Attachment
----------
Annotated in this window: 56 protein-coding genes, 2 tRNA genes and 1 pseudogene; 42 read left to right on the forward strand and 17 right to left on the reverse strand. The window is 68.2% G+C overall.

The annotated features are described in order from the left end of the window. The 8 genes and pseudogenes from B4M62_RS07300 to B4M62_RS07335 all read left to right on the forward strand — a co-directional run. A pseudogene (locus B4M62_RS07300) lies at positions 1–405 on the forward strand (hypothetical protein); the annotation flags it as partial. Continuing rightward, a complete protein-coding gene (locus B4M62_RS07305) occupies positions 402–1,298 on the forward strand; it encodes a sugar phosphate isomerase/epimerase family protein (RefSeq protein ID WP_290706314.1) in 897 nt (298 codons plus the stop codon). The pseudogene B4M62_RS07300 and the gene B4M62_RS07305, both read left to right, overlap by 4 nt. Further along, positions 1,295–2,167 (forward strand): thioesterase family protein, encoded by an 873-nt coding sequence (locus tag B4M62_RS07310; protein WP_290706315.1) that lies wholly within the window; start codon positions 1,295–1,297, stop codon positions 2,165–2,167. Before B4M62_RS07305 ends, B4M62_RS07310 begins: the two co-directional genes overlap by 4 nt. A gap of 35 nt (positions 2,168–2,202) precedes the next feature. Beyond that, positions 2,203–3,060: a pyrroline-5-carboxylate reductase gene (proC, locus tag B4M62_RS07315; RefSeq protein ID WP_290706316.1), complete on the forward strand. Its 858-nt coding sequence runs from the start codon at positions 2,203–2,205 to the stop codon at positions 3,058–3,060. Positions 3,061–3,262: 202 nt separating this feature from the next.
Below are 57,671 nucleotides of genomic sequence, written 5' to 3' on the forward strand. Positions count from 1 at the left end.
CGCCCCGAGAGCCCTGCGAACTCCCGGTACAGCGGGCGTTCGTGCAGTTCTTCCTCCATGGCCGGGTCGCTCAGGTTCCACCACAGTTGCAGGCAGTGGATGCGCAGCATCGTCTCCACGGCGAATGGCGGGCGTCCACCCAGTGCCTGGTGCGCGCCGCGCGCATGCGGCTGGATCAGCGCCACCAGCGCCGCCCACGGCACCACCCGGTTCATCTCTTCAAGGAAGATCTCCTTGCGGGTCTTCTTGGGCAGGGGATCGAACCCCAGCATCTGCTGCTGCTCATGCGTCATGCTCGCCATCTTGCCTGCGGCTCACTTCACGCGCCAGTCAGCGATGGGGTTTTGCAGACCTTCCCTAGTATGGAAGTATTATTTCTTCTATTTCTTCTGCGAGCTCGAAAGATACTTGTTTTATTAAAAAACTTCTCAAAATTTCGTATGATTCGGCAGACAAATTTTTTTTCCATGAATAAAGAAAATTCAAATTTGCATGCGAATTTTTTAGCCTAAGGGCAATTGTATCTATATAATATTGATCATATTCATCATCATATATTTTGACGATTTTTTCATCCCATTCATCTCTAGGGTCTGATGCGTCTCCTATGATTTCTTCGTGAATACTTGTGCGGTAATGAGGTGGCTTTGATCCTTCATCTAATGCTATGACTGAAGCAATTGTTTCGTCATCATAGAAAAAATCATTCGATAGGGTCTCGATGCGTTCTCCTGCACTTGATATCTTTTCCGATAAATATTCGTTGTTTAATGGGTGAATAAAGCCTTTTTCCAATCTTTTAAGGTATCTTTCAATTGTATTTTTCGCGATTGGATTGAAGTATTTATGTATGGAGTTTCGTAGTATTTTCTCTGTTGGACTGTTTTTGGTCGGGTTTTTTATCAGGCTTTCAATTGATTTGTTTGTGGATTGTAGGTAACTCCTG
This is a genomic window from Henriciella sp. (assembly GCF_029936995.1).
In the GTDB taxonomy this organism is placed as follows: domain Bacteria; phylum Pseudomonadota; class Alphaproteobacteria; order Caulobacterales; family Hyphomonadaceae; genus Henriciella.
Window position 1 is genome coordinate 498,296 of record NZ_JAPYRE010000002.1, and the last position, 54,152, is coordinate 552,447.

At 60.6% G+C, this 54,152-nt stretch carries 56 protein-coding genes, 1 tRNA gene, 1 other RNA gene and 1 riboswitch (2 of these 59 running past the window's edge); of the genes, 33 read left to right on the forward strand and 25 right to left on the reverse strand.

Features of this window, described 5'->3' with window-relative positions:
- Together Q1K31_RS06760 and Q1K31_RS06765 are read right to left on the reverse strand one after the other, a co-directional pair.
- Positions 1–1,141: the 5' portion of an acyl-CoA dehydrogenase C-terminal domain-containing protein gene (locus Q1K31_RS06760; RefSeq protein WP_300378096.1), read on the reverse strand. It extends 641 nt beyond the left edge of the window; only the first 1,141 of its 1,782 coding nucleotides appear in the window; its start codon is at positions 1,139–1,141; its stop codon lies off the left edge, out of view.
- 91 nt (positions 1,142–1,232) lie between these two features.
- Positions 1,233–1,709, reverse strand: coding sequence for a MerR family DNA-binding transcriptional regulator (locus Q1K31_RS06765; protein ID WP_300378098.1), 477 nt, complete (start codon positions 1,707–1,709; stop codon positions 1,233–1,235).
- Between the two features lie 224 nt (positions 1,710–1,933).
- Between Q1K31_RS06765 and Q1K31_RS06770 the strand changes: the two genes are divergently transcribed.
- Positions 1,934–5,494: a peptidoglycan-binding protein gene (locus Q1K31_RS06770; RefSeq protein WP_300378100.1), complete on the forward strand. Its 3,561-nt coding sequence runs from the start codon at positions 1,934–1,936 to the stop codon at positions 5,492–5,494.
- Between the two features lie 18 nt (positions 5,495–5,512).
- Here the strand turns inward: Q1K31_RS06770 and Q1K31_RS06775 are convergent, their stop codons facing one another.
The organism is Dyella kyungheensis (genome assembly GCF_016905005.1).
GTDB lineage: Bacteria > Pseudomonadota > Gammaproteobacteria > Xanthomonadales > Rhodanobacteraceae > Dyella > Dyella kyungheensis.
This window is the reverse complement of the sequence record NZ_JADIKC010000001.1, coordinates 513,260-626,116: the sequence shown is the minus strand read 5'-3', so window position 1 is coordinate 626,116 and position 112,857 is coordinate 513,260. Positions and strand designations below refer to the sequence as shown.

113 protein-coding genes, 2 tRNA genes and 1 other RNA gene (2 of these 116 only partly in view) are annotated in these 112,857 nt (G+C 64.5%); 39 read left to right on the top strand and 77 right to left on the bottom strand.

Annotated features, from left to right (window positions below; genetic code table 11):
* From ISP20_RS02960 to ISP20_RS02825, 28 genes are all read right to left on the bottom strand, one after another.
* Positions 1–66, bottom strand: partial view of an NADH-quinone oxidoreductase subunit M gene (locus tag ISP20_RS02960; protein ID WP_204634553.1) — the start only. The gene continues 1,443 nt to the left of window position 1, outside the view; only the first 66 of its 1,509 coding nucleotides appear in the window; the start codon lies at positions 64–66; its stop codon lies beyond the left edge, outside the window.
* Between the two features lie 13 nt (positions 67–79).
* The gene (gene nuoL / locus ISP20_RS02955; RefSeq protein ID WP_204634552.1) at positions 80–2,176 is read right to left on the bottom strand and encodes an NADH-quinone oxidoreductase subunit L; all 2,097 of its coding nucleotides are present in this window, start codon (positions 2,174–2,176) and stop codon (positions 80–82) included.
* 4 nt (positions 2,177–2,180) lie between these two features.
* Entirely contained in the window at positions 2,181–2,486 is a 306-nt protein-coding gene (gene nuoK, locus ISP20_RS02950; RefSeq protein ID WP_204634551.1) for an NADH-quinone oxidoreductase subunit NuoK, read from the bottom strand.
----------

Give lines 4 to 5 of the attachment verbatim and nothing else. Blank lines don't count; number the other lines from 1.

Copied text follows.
CGCCCCGAGAGCCCTGCGAACTCCCGGTACAGCGGGCGTTCGTGCAGTTCTTCCTCCATGGCCGGGTCGCTCAGGTTCCACCACAGTTGCAGGCAGTGGATGCGCAGCATCGTCTCCACGGCGAATGGCGGGCGTCCACCCAGTGCCTGGTGCGCGCCGCGCGCATGCGGCTGGATCAGCGCCACCAGCGCCGCCCACGGCACCACCCGGTTCATCTCTTCAAGGAAGATCTCCTTGCGGGTCTTCTTGGGCAGGGGATCGAACCCCAGCATCTGCTGCTGCTCATGCGTCATGCTCGCCATCTTGCCTGCGGCTCACTTCACGCGCCAGTCAGCGATGGGGTTTTGCAGACCTTCCCTAGTATGGAAGTATTATTTCTTCTATTTCTTCTGCGAGCTCGAAAGATACTTGTTTTATTAAAAAACTTCTCAAAATTTCGTATGATTCGGCAGACAAATTTTTTTTCCATGAATAAAGAAAATTCAAATTTGCATGCGAATTTTTTAGCCTAAGGGCAATTGTATCTATATAATATTGATCATATTCATCATCATATATTTTGACGATTTTTTCATCCCATTCATCTCTAGGGTCTGATGCGTCTCCTATGATTTCTTCGTGAATACTTGTGCGGTAATGAGGTGGCTTTGATCCTTCATCTAATGCTATGACTGAAGCAATTGTTTCGTCATCATAGAAAAAATCATTCGATAGGGTCTCGATGCGTTCTCCTGCACTTGATATCTTTTCCGATAAATATTCGTTGTTTAATGGGTGAATAAAGCCTTTTTCCAATCTTTTAAGGTATCTTTCAATTGTATTTTTCGCGATTGGATTGAAGTATTTATGTATGGAGTTTCGTAGTATTTTCTCTGTTGGACTGTTTTTGGTCGGGTTTTTTATCAGGCTTTCAATTGATTTGTTTGTGGATTGTAGGTAACTCCTG
This is a genomic window from Henriciella sp. (assembly GCF_029936995.1).